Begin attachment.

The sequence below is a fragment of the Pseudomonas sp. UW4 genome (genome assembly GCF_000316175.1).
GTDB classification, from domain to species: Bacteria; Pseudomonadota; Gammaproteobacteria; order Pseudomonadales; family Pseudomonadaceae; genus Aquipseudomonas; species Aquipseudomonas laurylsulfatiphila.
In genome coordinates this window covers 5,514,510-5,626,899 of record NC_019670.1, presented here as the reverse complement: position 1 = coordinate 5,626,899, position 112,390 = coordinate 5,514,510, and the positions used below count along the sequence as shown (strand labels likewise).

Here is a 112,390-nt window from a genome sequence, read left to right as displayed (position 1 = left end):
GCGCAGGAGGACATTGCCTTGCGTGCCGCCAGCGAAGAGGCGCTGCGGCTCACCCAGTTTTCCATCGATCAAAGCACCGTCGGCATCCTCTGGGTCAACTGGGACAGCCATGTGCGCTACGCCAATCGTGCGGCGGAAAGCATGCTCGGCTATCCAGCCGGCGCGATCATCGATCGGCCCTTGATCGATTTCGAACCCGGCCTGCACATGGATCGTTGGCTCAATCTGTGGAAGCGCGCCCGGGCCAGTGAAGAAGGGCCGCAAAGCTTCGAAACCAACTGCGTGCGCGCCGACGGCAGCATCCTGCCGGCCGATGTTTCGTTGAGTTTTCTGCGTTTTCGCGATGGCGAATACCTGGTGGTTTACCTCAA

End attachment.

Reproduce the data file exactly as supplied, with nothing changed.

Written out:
The sequence below is a fragment of the Pseudomonas sp. UW4 genome (genome assembly GCF_000316175.1).
GTDB classification, from domain to species: Bacteria; Pseudomonadota; Gammaproteobacteria; order Pseudomonadales; family Pseudomonadaceae; genus Aquipseudomonas; species Aquipseudomonas laurylsulfatiphila.
In genome coordinates this window covers 5,514,510-5,626,899 of record NC_019670.1, presented here as the reverse complement: position 1 = coordinate 5,626,899, position 112,390 = coordinate 5,514,510, and the positions used below count along the sequence as shown (strand labels likewise).

Here is a 112,390-nt window from a genome sequence, read left to right as displayed (position 1 = left end):
GCGCAGGAGGACATTGCCTTGCGTGCCGCCAGCGAAGAGGCGCTGCGGCTCACCCAGTTTTCCATCGATCAAAGCACCGTCGGCATCCTCTGGGTCAACTGGGACAGCCATGTGCGCTACGCCAATCGTGCGGCGGAAAGCATGCTCGGCTATCCAGCCGGCGCGATCATCGATCGGCCCTTGATCGATTTCGAACCCGGCCTGCACATGGATCGTTGGCTCAATCTGTGGAAGCGCGCCCGGGCCAGTGAAGAAGGGCCGCAAAGCTTCGAAACCAACTGCGTGCGCGCCGACGGCAGCATCCTGCCGGCCGATGTTTCGTTGAGTTTTCTGCGTTTTCGCGATGGCGAATACCTGGTGGTTTACCTCAA